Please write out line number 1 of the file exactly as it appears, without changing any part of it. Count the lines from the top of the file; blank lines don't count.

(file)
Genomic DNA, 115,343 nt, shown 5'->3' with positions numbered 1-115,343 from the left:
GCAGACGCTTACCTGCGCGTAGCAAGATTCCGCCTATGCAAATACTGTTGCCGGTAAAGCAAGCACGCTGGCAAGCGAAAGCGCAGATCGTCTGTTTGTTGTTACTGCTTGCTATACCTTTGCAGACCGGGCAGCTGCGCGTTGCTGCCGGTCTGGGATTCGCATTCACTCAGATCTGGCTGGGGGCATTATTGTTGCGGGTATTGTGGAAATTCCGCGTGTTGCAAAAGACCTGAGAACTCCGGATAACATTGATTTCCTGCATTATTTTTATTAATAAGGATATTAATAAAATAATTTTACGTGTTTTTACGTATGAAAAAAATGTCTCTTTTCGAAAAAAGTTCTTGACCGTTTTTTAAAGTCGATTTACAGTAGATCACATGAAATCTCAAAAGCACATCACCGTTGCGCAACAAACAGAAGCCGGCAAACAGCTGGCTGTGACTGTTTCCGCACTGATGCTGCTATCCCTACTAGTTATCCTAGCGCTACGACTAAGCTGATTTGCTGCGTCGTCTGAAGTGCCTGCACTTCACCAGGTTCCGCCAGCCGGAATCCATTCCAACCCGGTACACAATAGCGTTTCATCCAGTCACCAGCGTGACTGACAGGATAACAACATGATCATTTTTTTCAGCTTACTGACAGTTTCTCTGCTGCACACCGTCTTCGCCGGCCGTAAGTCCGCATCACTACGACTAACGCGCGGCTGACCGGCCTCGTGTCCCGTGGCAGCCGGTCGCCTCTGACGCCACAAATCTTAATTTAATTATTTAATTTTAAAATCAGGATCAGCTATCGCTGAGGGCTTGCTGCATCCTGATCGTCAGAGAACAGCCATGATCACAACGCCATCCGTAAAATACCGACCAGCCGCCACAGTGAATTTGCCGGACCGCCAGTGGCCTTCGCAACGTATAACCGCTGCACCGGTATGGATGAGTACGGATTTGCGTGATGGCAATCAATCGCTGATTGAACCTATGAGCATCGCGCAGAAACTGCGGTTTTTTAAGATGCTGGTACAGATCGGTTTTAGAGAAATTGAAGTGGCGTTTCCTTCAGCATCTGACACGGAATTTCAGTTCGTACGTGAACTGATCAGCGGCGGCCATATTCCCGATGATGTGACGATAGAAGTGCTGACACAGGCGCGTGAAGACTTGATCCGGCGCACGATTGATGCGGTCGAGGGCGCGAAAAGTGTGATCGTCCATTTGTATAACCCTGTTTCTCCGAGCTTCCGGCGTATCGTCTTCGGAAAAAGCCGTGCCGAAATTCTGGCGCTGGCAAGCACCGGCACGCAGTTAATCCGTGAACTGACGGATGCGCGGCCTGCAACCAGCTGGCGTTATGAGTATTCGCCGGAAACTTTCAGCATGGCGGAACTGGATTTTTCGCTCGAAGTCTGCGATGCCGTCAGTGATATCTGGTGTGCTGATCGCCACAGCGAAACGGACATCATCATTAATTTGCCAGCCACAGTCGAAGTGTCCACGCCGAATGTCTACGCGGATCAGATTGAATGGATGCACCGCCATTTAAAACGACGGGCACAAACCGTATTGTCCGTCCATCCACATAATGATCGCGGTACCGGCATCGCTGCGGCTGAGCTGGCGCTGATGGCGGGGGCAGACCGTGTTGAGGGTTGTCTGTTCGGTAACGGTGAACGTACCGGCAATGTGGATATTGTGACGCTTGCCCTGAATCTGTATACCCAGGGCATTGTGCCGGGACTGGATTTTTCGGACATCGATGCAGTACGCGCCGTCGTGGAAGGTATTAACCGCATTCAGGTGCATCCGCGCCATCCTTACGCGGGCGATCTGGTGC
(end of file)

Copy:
Genomic DNA, 115,343 nt, shown 5'->3' with positions numbered 1-115,343 from the left: